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In short, Russia’s government has made “demands” for what it describes as “security guarantees” and has warned since December that it could take unspecified military “measures” if these demands go unmet, while the U.S. and NATO have since rejected its core proposals.

“Asked directly what these measures might be, [the President of Russia] said: they could come in all shapes and sizes. He will make decisions based on the proposals submitted by our military. Naturally, other departments will also take part in drafting these proposals,” Russia’s Foreign Minister Sergey Lavrov said in a January 28 interview with Sputnik, Echo of Moscow, Govorit Moskva and Komsomolskaya Pravda radio stations.

While the risks in Ukraine are real, the market has largely overlooked the parallel and very much connected bid by Moscow for the “de-facto dissolution of NATO,” and it’s this latter gambit (as well as its rejection) that could ensure tensions and associated risks remain elevated for a while yet.

“With no domestic data ahead for the CAD, external developments (US data, Fed speakers) and the risk backdrop (stocks, Ukraine) will drive CAD movement,” says Shaun Osborne, chief FX strategist at Scotiabank.

“Our models highlight slightly more upside than downside risk for USDCAD over the coming week via the weak ahead range estimate but we highlight that all things considered, our fair value model suggests the CAD is very close to equilibrium right now,” Osborne and colleagues said on Friday.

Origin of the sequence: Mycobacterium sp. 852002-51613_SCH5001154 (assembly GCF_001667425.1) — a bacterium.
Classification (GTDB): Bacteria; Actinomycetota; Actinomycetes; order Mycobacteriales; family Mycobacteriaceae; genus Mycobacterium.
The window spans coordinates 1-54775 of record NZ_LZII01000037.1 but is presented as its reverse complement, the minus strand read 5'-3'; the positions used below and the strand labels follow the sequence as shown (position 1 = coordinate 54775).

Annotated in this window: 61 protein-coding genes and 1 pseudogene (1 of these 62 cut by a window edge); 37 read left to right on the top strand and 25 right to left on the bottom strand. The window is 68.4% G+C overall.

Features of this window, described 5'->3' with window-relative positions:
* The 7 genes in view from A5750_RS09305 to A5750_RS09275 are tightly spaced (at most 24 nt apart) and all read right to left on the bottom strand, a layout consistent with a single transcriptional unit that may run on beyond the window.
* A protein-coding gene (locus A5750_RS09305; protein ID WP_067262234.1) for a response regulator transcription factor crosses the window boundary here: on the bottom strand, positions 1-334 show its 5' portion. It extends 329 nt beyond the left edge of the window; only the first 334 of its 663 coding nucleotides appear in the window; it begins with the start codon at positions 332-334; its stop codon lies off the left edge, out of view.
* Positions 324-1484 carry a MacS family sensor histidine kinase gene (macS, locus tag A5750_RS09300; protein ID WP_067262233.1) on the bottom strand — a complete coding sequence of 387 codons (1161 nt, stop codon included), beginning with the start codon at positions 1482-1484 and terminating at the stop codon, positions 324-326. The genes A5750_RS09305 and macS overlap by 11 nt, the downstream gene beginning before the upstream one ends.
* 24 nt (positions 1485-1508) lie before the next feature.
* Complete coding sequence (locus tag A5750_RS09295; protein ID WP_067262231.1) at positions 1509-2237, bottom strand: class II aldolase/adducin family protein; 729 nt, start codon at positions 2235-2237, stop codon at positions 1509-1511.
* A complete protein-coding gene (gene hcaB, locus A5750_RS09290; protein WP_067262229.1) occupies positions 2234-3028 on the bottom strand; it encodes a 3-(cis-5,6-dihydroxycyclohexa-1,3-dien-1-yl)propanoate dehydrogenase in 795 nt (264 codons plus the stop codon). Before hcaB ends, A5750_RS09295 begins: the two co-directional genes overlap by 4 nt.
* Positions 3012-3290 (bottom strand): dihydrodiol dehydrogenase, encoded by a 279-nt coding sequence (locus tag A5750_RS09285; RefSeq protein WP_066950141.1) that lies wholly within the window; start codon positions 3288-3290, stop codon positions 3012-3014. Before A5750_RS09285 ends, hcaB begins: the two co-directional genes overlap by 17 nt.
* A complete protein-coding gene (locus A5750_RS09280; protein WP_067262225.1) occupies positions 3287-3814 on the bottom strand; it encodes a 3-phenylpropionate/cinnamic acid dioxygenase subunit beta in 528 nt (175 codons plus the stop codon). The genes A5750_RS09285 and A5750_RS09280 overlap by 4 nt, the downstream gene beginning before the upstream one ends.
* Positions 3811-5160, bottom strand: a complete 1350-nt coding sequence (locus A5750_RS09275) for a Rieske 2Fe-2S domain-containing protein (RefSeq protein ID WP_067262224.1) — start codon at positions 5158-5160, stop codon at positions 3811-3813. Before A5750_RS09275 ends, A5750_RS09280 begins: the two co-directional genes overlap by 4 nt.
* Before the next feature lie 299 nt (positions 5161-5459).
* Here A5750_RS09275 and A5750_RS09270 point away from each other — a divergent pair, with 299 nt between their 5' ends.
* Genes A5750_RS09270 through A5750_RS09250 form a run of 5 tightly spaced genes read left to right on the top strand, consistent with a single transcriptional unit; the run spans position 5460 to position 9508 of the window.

USD to CAD models

Source: Scotiabank.

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The prospect of further and ongoing tensions is an upside risk for the influential USD/CAD pair and in turn, for the Pound to Canadian Dollar rate, which tends to closely reflect the relative performance of Sterling and the Loonie when measured against the U.S. Dollar.

But Sterling and GBP/CAD have also been supported in recent trading by a string of upside surprises in official economic figures including retail sales, inflation, employment and GDP data that have all cast the UK economy in a resilient light for the December and January periods.

This has seen the market continue to anticipate another interest rate rise from the Bank of England (BoE) at next month’s policy meeting and several more soon after, helping to lift the Pound against major counterparts along the way.

“CPI did not overshoot as much as some feared, the earnings data ex-bonus was not as strong (especially in the midst of “bonus season”), and the bounce in retail sales, while more than expected, was less than half of December’s decline. And those are important as in our view it lowers the probability of a 50bp hike at the March 17 meeting,” cautions John Briggs, global head of desk strategy at Natwest Markets.

All of this helps to explain why the Pound to Canadian Dollar rate and Sterling more broadly are likely to be sensitive this Wednesday to parliamentary testimonies from BoE Governor Andrew Bailey and colleagues who’re set to appear before the House of Commons’ Treasury Select Committee.

The hearing is the highlight of the week for GBP/CAD and more so with the Canadian calendar sitting devoid of major appointments for the Loonie.